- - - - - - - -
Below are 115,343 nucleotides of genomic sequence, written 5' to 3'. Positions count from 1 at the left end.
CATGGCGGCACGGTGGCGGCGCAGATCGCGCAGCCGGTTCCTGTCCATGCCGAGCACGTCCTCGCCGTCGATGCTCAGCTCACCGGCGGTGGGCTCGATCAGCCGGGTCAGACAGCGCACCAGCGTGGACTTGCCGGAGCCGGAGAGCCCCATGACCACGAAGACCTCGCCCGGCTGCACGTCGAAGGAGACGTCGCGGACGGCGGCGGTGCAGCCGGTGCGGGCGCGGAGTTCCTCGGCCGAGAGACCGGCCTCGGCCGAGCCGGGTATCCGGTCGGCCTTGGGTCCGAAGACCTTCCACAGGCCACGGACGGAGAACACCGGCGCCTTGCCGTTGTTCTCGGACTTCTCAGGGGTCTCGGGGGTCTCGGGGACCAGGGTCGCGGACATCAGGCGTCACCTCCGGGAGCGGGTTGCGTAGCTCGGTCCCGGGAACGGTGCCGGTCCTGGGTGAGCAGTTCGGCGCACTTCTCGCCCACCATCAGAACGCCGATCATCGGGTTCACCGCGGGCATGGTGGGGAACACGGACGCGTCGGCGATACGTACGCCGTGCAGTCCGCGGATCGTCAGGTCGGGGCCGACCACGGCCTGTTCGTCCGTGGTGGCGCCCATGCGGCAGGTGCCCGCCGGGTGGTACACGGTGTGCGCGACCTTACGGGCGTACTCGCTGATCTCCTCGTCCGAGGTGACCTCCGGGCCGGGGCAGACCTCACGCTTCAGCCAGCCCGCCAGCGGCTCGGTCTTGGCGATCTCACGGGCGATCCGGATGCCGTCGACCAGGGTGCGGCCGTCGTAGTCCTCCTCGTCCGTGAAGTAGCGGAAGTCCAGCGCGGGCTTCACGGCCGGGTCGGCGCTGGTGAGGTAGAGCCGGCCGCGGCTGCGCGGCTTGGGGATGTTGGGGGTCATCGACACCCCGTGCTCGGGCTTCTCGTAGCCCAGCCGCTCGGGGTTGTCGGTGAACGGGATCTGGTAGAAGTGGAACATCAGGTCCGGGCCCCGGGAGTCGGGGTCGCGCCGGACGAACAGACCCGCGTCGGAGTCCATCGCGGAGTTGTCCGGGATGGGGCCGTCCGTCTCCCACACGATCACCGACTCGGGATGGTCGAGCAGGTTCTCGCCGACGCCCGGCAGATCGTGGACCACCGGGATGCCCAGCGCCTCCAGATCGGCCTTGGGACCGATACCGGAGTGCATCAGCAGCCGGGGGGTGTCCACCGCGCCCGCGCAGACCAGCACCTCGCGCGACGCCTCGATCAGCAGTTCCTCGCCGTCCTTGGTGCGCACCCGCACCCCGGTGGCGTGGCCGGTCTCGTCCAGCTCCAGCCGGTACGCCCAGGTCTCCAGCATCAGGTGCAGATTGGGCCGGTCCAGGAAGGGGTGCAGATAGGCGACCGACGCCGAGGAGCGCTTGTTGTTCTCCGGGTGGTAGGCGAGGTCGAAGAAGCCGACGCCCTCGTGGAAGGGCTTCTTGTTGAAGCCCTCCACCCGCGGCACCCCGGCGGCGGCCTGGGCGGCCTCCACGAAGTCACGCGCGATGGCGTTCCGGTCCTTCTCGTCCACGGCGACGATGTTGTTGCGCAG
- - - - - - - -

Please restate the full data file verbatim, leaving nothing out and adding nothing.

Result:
Below are 115,343 nucleotides of genomic sequence, written 5' to 3'. Positions count from 1 at the left end.
CATGGCGGCACGGTGGCGGCGCAGATCGCGCAGCCGGTTCCTGTCCATGCCGAGCACGTCCTCGCCGTCGATGCTCAGCTCACCGGCGGTGGGCTCGATCAGCCGGGTCAGACAGCGCACCAGCGTGGACTTGCCGGAGCCGGAGAGCCCCATGACCACGAAGACCTCGCCCGGCTGCACGTCGAAGGAGACGTCGCGGACGGCGGCGGTGCAGCCGGTGCGGGCGCGGAGTTCCTCGGCCGAGAGACCGGCCTCGGCCGAGCCGGGTATCCGGTCGGCCTTGGGTCCGAAGACCTTCCACAGGCCACGGACGGAGAACACCGGCGCCTTGCCGTTGTTCTCGGACTTCTCAGGGGTCTCGGGGGTCTCGGGGACCAGGGTCGCGGACATCAGGCGTCACCTCCGGGAGCGGGTTGCGTAGCTCGGTCCCGGGAACGGTGCCGGTCCTGGGTGAGCAGTTCGGCGCACTTCTCGCCCACCATCAGAACGCCGATCATCGGGTTCACCGCGGGCATGGTGGGGAACACGGACGCGTCGGCGATACGTACGCCGTGCAGTCCGCGGATCGTCAGGTCGGGGCCGACCACGGCCTGTTCGTCCGTGGTGGCGCCCATGCGGCAGGTGCCCGCCGGGTGGTACACGGTGTGCGCGACCTTACGGGCGTACTCGCTGATCTCCTCGTCCGAGGTGACCTCCGGGCCGGGGCAGACCTCACGCTTCAGCCAGCCCGCCAGCGGCTCGGTCTTGGCGATCTCACGGGCGATCCGGATGCCGTCGACCAGGGTGCGGCCGTCGTAGTCCTCCTCGTCCGTGAAGTAGCGGAAGTCCAGCGCGGGCTTCACGGCCGGGTCGGCGCTGGTGAGGTAGAGCCGGCCGCGGCTGCGCGGCTTGGGGATGTTGGGGGTCATCGACACCCCGTGCTCGGGCTTCTCGTAGCCCAGCCGCTCGGGGTTGTCGGTGAACGGGATCTGGTAGAAGTGGAACATCAGGTCCGGGCCCCGGGAGTCGGGGTCGCGCCGGACGAACAGACCCGCGTCGGAGTCCATCGCGGAGTTGTCCGGGATGGGGCCGTCCGTCTCCCACACGATCACCGACTCGGGATGGTCGAGCAGGTTCTCGCCGACGCCCGGCAGATCGTGGACCACCGGGATGCCCAGCGCCTCCAGATCGGCCTTGGGACCGATACCGGAGTGCATCAGCAGCCGGGGGGTGTCCACCGCGCCCGCGCAGACCAGCACCTCGCGCGACGCCTCGATCAGCAGTTCCTCGCCGTCCTTGGTGCGCACCCGCACCCCGGTGGCGTGGCCGGTCTCGTCCAGCTCCAGCCGGTACGCCCAGGTCTCCAGCATCAGGTGCAGATTGGGCCGGTCCAGGAAGGGGTGCAGATAGGCGACCGACGCCGAGGAGCGCTTGTTGTTCTCCGGGTGGTAGGCGAGGTCGAAGAAGCCGACGCCCTCGTGGAAGGGCTTCTTGTTGAAGCCCTCCACCCGCGGCACCCCGGCGGCGGCCTGGGCGGCCTCCACGAAGTCACGCGCGATGGCGTTCCGGTCCTTCTCGTCCACGGCGACGATGTTGTTGCGCAG